Radical Teacher has just published a very interesting auto-ethnographic piece by Jaime Madden, called “Instructor or Customer Service Representative?: Reflections on Teaching in a For-Profit College.” I wanted to pick out some important moments from it.
To begin with, unsurprisingly, the college in question, Virginia College, mainly seems to specialize in selling expensive promises of careers that may not materialize:
The promise of employment is often not realized, and on top of that, tuition is particularly high. (15)
One has to situate these colleges in some sort of post-industrial, even post-retail, social geography. There’s something fascinating about for-profit colleges displacing working class stores:
Virginia College was familiar to my colleague, a resident of Georgia… “Oh yes! They recently opened a campus in my town,” she exclaimed in recognition. “They moved in to occupy the space that K-Mart vacated.” Hearing this detail, I knew she had it right. (15)
Madden took up an explicitly intersectional stance towards teaching, which I found admirable:
Analyzing the racial, class, and gendered coordinates of for-profit higher education is critical. Despite being the instructor, I was almost always the youngest person in my Virginia College classroom. Nonetheless I had the highest level of education and my authority was reinforced by my whiteness and class identity. I recognized the predatory nature of the college, and I tried to align my goals with my students’. I worked to “teach outside my race” and subvert prescribed syllabi whenever possible in order to sharpen critical thinking skills. (16)
Still, this class asymmetry did not necessarily preclude certain kinds of shared projects. Madden paraphrases Helena Worthen and Joe Berry to the effect that “most instructors in for-profit settings are working class and have ‘much in common’ with their students” (16). I’d be curious to hear more about this point. Certainly I’m sympathetic to the claim that in general, to be a long-term adjunct is to be solidly a member of the U.S. working class, but class analysis in America is always complex.
Meanwhile, as Madden observes this highly secured, guarded space and its corporate pedagogy, she comes across a marvelous scene of sociability in the parking lot:
The parking lot, I would learn, is a place where students enjoy socializing after classes. They quickly shed the uniforms they are required to wear when in the building—scrubs for students studying the medical fields and business attire for all others—and the outdoor space becomes lively. The officer presides over this social space as well, alert to unwelcome presences: one scholar studying for-profit colleges reports that an officer even threatened her with arrest when she tried to interview students in the parking lot. (16)
It doesn’t sound like the students are completely enamored of their uniforms. In this, they are similar to the working-class South African cleaning staff that I recently wrote about.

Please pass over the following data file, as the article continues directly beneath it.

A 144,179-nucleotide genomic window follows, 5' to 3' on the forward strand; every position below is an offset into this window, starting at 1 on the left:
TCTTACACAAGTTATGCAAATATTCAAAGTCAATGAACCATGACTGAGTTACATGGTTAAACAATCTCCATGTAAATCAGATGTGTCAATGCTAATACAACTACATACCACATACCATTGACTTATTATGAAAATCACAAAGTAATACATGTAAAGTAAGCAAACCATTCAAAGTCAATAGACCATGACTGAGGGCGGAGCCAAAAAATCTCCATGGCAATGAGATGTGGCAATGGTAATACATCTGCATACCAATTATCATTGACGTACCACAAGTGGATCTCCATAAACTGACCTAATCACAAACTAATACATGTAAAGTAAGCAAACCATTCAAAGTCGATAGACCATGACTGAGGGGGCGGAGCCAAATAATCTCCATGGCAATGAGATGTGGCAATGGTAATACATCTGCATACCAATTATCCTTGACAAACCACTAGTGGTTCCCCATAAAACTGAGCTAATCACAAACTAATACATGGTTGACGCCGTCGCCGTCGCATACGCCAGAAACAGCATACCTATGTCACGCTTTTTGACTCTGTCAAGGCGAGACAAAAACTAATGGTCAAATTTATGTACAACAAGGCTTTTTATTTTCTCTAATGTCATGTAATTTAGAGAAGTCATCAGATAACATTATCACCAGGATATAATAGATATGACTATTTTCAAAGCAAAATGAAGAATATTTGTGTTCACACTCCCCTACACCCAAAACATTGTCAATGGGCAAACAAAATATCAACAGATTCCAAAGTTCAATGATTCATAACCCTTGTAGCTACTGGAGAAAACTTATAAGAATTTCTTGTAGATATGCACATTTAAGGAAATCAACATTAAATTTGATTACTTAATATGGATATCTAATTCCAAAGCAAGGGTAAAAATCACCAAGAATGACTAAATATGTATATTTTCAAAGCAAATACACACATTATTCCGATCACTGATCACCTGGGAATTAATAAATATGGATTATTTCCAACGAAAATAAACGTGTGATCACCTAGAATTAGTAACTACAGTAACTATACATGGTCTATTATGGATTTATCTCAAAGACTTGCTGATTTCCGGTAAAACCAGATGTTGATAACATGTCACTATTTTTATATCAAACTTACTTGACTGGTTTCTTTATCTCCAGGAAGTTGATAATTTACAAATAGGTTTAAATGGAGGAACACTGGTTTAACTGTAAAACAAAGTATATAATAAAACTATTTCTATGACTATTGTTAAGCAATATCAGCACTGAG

Meanwhile, the college unabashedly frames instructors as customer service workers (and is fairly indifferent to their academic specialization and training):
I found that the college intends relationships characterized by customer service to define the exchange that occurs between instructors and students. Students are constructed as buying a degree that will lead to advancement in a vocation, whereas instructors provide the degree on behalf of the college, and are coached to do so according to the tenets of excellence in customer service. For instance, the literature I received during New Instructor Orientation told new hires to say to students “Thank you, and come back.” (18)
The students are also asked to imbibe a lot of weird “professionalism” ideology. Students not only wear uniforms, they are expected to highlight their textbooks as a professional strategy, and of course they should be successful in job placement. Teachers are supposed to designate Best Students in each class.
At times, these ideologies get more fully fleshed out. Madden spends a while examining how a required textbook, Thought Patterns for a Successful Career, offers lessons in how to be a responsibilized apolitical, basically neoliberal subject. The textbook’s units include “What’s Holding Me Back,” “Leaning in the Right Direction,” “My Future is Up to Me,” and “If It’s to Be, It’s Up to Me.”
As Madden sums up the ideology of social control that this implies:
All one needs to do, it seems, is think in a particular way and market-based reward will flow freely without regard to structural and systematic determinants. (21)
This sort of condescending pedagogy — which inhibits critical analysis of a kind that could lead to questioning the social system — is unfortunately all too familiar from other American working-class institutions, such as certain social services agencies. Madden meditates on this fundamentally “abusive” strategy:
Students who are vulnerable are made to feel that their future success in the market is dependent on the institution. That institution has set itself up as the remedy to the past struggles the student has endured because of supposedly personal rather than structural failings; students are blamed for their own suffering.
This is indeed America, circa 2018.
Madden’s paper is far from an exhaustive study of for-profit colleges (see also Constance Iloh’s work). But I admired its critical edge, its eye for detail, and above all, its author’s laudable efforts to be a radical humanist teacher at an institution that does not want her humanism.
Madden concludes, a bit provocatively, that instead of simply rejecting for-profit colleges, we ought to think about what we can do to serve the students who are already there. The larger question is: who constitutes the political subject of U.S. higher education, and who gets to represent this subject?